‘Sneaky Ole Time’ puts a story to the chart-topping music of country songwriter Paul Overstreet

By Bliss Bowen

Romance takes center stage in “Sneaky Ole Time,” featuring (from left) Amy Motta, Nina Brissey, Ken Korpi and Nicole Olney Photo by Ed Krieger

Romance takes center stage in “Sneaky Ole Time,” featuring (from left) Amy Motta, Nina Brissey, Ken Korpi and Nicole Olney
Photo by Ed Krieger

Study an artist’s body of work over a span of time, and more often than not recurrent themes emerge — though not necessarily a storyline with its own arc and dramatic momentum.

Yet playwright Stephen Mazur was charged with crafting just such a story out of the songs of Grammy Award-winning country songwriter Paul Overstreet.

The result, “Sneaky Ole Time: The Music of Paul Overstreet,” a musical directed by Michael Myers, premieres Saturday at the Ruskin Theatre in Santa Monica.

The Mississippi-born Overstreet is a five-time BMI Songwriter of the Year and multiple Dove Award winner who saw three of his albums perch high on Billboard’s country charts in the late 1980s and early ’90s. He continues to record and tour — sometimes with sons Chord (of TV’s “Glee”) and Nash — but he is probably best known as the songwriter behind hits for Kenny Chesney (“She Thinks My Tractor’s Sexy”), the Judds (“Love Can Build a Bridge”), Blake Shelton (“Some Beach”), Randy Travis (“Digging Up Bones,” “Forever Ever and Ever, Amen” and “On the Other Hand”) and Keith Whitley (“When You Say Nothing at All”).

The idea of creating a musical has been on Overstreet’s creative back burner since at least the 1990s.

“I always wanted to do it since my buddy Shel Silverstein told me stories about it all the time,” Overstreet explains during a phone conversation shortly after playing a concert at Gruhne Hall in Texas. “He’d be in Nashville all the time writing songs, and then he’d be going to New York to work on a musical. He was just the coolest guy. That always impressed me and made me feel like that’s what I’d love to be doing. And as a kid I loved doing plays in school.”

By chance, during a plane ride he met and befriended producer Yonta Taiwo, who introduced him to friends with the Ambassador Theatre Group, who in turn suggested he contact the Ruskin about achieving his goal of “putting drama with my songs” to “give them more potential.”

A little over a year ago Overstreet duly reached out to Ruskin Managing Director Myers, who set up meetings with three playwrights, including Mazur.

“He was such an interesting guy,” Overstreet says of his initial interview with Mazur, “plus he’d written ‘Liar Liar,’ which was one of my favorite movies that Jim Carrey starred in. I just liked him right away, liked his demeanor and personality and knew he was capable of doing it. I wanted the book to be a real stand-alone book. I didn’t want a story about my life; I wanted a story about life in general. And Steve really stepped up to the plate.”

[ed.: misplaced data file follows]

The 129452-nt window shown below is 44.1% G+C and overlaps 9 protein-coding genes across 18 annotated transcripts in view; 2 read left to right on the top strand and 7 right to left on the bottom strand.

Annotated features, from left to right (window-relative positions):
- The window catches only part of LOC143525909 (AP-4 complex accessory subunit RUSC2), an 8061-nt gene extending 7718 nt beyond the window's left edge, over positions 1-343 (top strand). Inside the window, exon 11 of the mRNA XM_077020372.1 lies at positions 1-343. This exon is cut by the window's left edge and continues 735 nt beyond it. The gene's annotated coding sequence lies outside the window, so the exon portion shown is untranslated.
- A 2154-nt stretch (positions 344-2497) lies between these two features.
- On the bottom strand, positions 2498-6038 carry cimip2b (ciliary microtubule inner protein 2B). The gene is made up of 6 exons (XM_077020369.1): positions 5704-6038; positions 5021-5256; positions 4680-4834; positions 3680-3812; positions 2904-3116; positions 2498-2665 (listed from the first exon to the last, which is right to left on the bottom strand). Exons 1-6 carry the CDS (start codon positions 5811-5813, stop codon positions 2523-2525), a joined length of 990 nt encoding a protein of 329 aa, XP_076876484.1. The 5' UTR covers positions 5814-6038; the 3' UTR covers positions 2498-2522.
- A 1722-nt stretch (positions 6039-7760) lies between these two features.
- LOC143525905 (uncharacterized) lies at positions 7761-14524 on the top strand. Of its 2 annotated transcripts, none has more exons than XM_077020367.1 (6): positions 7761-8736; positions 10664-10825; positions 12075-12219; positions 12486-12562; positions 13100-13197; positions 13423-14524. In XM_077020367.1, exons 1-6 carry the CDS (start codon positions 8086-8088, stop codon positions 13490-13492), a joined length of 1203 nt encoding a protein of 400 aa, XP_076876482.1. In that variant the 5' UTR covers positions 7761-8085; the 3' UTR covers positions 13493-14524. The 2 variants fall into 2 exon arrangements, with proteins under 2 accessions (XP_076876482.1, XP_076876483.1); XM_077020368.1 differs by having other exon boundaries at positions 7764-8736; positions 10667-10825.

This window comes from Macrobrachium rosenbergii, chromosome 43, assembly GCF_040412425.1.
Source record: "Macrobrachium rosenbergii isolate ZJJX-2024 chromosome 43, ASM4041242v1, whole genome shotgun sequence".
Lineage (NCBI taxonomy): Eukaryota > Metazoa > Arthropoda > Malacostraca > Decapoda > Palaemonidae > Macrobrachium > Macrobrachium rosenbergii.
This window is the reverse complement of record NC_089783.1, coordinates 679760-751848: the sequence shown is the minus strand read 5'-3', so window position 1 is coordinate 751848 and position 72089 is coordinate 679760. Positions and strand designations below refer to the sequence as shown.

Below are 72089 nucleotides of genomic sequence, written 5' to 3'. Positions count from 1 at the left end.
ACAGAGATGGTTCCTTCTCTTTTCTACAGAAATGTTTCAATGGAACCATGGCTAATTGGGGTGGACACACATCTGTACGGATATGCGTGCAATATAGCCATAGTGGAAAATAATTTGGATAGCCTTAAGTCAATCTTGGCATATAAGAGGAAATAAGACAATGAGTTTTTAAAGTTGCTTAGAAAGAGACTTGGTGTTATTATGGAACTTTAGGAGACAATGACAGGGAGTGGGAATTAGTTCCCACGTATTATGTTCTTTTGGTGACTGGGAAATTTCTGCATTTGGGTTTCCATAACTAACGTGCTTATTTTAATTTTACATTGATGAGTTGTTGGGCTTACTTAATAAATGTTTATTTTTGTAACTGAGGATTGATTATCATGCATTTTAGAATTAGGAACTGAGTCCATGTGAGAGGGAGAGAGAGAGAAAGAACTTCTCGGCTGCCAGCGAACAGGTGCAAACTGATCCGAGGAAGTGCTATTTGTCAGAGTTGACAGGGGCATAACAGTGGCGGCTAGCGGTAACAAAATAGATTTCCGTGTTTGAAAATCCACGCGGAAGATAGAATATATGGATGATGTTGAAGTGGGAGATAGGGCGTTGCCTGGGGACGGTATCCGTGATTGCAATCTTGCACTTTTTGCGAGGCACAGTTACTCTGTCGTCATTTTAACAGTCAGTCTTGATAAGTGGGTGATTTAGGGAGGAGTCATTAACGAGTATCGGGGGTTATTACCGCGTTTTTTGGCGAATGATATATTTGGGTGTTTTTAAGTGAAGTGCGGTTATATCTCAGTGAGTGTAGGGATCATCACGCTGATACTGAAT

Set in the present at a dive bar off a Tennessee highway, “Sneaky Ole Time” shows the lives of various strangers intersecting after a young man crashes his motorcycle. The Ruskin’s intimate atmosphere suits the story’s scope and milieu.

“The actors are so close to the audience, it’s like sitting on a front porch,” jokes Musical Director Cliff Wagner, a respected bluegrass musician who sings a number at the top of each act. “It’s very human.”

Twenty-two of Overstreet’s songs help advance the plot, including some new pieces composed specifically for the play. Overstreet has worked with Wagner and a trio of local hotshot roots musicians on tempos and feeling, and with the actors on the nuances of country singing.

“During the audition, there were so many actors that came through that were really, really great actors,” Overstreet recalls. “But I felt like they were a little distant from the country thing. So as much as I wanted them to be in the cast, their singing ability was just a little farther away from country than I thought I could tweak, y’know. Some of the people that are in the cast right now have adapted to country music. They’re not necessarily country singers; some of them are, but the ones that aren’t have really studied what we’ve given them, the songs and the tracks, and it’s working really well. We’ve really got a good cast.

“I’m really amazed when somebody reads a piece of the book and all of a sudden they come out and put this character to it. And it takes on a different feel with every actor. It’s really interesting to me to see how that works. I was so impressed with some of the actors. I could tell they were a little insecure about singing, but then we’d go into the reading part and they’d just kill it.”

Wagner cracks wise about how he got roped into building the set (“I basically lived at the theatre for the past month and a half”), but he drops the curmudgeonly humor and gets serious when appraising Overstreet’s songwriting.

“Paul is a wordsmith. And he’s really, really good at it. His songs are really well crafted. When he actually had his hits, in the ’80s and ’90s, at that time you had Randy Travis, George Strait and Alan Jackson doing a kind of traditional country that, as far as I can tell, has  pretty much disappeared. They’re just fantastic songs. It’s not just, ‘There’s my girl’ and whatever. …

“The main themes of Paul’s songs are the conflict between men and women, how they differ, and also relationships and marriage, etc.,” he observes. “Steve Mazur took all those themes and put them in the script.”

“Sneaky Ole Time” premieres at 8 p.m. Saturday, Aug. 1, at the Ruskin Theatre, 3000 Airport Ave., Santa Monica. Tickets are $30, or $25 for students and seniors. Performances continue at 8 p.m. Fridays and Saturdays and 2 p.m. Sundays through Sept. 6. Call (310) 397-3244 or visit ruskingrouptheatre.com.

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